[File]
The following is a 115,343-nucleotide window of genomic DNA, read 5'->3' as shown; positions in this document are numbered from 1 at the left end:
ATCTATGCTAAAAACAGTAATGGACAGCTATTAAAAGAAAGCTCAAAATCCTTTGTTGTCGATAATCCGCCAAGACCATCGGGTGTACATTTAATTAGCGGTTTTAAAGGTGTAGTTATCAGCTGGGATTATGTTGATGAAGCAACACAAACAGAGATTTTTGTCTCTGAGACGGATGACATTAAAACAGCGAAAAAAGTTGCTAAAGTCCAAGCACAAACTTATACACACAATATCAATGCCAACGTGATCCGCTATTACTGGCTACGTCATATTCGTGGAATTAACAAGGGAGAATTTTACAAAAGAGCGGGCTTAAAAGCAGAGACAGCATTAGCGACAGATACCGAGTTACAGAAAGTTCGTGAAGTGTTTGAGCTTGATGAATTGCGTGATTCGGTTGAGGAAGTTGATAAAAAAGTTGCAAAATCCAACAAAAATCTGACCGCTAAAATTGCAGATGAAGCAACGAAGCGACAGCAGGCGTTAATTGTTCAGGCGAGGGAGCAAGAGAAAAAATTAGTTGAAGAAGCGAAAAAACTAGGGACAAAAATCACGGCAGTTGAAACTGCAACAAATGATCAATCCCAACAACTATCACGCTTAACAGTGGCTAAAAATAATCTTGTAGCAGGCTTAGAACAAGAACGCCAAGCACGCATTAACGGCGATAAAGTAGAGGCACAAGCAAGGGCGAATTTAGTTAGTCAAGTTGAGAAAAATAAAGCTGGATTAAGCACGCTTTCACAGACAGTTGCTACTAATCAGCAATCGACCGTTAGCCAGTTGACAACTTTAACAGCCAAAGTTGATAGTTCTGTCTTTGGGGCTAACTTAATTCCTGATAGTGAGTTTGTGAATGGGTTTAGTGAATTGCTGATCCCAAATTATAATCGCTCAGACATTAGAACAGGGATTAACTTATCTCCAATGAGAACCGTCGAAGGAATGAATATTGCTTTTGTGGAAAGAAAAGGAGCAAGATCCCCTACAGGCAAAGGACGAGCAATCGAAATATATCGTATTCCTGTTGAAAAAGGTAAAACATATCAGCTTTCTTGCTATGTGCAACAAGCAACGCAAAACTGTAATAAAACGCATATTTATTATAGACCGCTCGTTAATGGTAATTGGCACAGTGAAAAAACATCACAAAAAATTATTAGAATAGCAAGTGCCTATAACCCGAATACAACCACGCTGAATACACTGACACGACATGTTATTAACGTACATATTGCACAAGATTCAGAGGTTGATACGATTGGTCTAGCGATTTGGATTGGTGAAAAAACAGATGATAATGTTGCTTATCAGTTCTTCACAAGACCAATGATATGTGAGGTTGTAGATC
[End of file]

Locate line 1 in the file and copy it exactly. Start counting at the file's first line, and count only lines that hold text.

The following is a 115,343-nucleotide window of genomic DNA, read 5'->3' as shown; positions in this document are numbered from 1 at the left end: